Skip to comments.ISILís advance puts Saudi Arabia between Iraq and a hard place
Posted on 06/18/2014 10:25:40 AM PDT by Uncle Miltie
The battle between Iraqs government and the Islamic State of Iraq and the Levant (ISIL), which threatens to plunge Iraq back into the chaos of sectarian civil war, puts Saudi Arabia in an increasingly awkward position.
The Saudis have long been at loggerheads with the Iran-backed Shia-dominated government of Prime Minister Nouri al-Maliki, seeing Iraq as a key theater of its battle for influence with Tehran that also plays out in Syria, Lebanon and elsewhere in the region. But while ISIL poses the deadliest challenge yet to Maliki, its rapid emergence as a key regional player threatens Saudi interests as well as those of Iran. Still, the military effort to reverse ISILs rapid gains over the past week with possible U.S. and Iranian assistance is likely, at least in the short term, to strengthen the hand of Riyadhs adversaries in Iraq.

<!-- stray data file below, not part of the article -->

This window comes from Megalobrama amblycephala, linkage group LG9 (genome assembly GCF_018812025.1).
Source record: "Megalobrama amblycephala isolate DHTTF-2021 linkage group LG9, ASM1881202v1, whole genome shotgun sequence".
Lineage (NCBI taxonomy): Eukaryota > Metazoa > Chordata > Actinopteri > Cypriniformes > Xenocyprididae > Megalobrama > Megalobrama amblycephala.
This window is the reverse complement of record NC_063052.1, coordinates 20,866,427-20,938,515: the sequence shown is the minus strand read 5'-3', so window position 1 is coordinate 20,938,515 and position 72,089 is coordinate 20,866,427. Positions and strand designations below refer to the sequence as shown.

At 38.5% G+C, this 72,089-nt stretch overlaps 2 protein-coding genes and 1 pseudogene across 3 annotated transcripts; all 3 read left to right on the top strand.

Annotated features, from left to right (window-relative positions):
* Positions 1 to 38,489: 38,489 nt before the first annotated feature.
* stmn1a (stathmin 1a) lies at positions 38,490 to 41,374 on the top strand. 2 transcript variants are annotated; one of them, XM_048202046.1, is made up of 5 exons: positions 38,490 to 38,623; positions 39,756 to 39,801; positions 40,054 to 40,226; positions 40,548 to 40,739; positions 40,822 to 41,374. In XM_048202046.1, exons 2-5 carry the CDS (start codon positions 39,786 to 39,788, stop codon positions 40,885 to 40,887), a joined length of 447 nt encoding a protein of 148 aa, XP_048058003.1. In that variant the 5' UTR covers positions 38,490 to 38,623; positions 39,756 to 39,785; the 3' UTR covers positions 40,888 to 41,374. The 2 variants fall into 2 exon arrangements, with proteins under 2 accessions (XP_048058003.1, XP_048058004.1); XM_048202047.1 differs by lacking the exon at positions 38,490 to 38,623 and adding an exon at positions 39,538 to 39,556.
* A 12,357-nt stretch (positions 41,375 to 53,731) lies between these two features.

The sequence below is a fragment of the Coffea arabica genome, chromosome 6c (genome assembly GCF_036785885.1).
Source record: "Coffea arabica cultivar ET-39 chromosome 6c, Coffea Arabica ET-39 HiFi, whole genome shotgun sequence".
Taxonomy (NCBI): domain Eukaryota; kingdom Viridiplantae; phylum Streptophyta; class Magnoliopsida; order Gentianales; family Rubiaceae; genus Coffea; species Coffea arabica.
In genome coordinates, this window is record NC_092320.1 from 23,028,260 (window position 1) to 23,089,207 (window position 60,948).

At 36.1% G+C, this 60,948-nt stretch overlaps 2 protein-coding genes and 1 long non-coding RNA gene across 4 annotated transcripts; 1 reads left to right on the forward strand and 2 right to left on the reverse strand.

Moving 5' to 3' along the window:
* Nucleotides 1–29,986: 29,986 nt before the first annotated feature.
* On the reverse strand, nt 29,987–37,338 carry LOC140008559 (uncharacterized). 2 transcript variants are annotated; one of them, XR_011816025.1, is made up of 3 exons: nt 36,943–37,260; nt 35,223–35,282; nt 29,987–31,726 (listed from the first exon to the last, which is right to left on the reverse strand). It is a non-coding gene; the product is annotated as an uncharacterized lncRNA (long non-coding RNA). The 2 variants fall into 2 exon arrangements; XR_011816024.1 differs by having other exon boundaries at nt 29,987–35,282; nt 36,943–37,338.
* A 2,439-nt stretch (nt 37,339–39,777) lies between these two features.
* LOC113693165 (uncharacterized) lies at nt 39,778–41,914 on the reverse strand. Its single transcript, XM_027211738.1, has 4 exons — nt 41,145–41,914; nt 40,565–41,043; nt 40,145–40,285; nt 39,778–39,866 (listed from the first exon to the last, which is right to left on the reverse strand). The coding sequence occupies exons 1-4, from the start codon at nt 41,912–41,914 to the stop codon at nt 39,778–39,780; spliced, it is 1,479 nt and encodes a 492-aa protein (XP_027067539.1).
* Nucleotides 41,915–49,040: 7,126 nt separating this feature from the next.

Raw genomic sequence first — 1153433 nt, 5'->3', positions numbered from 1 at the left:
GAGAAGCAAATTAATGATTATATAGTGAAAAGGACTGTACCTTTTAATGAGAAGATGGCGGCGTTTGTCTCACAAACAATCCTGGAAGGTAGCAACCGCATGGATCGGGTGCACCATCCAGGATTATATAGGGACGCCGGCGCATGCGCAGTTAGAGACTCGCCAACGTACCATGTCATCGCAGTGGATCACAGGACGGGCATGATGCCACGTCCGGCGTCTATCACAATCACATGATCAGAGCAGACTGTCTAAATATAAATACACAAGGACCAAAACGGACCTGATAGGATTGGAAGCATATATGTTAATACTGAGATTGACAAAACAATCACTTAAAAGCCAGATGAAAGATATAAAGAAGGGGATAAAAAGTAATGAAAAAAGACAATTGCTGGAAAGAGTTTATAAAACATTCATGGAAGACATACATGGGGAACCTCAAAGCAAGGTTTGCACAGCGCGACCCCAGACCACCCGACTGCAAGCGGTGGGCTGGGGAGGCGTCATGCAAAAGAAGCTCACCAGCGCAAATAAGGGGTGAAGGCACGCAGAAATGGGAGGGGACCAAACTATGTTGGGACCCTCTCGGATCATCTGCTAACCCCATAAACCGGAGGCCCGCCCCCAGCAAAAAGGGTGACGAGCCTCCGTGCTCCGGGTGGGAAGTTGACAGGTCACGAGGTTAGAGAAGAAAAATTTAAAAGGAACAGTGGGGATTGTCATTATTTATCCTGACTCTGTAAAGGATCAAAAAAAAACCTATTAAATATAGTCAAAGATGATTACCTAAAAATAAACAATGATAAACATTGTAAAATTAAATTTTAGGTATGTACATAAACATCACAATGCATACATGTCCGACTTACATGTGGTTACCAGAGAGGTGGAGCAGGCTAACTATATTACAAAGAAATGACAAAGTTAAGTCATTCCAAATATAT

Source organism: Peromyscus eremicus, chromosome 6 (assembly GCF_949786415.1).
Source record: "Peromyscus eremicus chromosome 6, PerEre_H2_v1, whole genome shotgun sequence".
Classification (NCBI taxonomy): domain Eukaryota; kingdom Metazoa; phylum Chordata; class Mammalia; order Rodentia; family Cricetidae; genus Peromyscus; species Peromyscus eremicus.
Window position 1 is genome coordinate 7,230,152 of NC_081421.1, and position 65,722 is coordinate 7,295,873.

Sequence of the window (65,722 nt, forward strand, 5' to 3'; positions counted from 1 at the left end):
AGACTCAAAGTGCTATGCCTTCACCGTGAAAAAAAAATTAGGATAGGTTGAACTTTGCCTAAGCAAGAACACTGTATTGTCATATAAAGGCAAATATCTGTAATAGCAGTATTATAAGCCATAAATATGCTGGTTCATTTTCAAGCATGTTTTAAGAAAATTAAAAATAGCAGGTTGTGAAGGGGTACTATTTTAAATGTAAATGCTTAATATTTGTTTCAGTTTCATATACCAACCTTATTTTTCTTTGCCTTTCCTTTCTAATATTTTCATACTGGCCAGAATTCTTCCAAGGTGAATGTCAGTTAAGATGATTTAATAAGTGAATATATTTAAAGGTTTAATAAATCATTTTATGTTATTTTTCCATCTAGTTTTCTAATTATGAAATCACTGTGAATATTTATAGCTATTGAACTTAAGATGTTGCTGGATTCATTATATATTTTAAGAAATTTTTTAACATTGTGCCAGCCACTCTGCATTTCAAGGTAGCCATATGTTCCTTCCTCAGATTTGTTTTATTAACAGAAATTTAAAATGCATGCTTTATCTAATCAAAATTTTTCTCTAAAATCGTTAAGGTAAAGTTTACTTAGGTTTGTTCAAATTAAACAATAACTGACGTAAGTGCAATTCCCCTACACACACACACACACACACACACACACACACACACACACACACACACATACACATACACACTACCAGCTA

The Saudis took several days to respond to last weeks news that Irans Revolutionary Guard Corps was involved in the Iraqi fight against ISIL, and that some form of alliance of convenience between the U.S. and Iran was being mooted to stabilize security in Iraq.
When Riyadh did speak out on the crisis on Monday, it blamed events on Malikis failure to reconcile with Iraqs Sunnis, and it also issued a veiled threat to Iran.
A Saudi government statement said that the events of the past week could not have taken place if it was not for the sectarian and exclusionary policies implemented in Iraq over the past years that threatened its stability and sovereignty.
Riyadh said it rejected foreign interference in [Iraqs] internal affairs, and called for a state that would realize the participation of all components of the Iraqi people in determining the future.
Maliki has been widely accused of governing on a sectarian basis, using the demographic advantage of the Shia to prevail in elections but using the instruments of power to exclude and alienate the Sunni minority, many of whom had enjoyed comparative advantages under the regime of Saddam Hussein.
Ideally, what Riyadh would want is some sort of political accommodation where Sunni interests are better represented, said Toby C. Jones, a professor of Middle East studies at Rutgers University in New Jersey. He said Riyadh wants Iraq beholden to interests that the Saudis could support.
But the rapid gains of ISIL in the past week present Riyadh with a policy dilemma.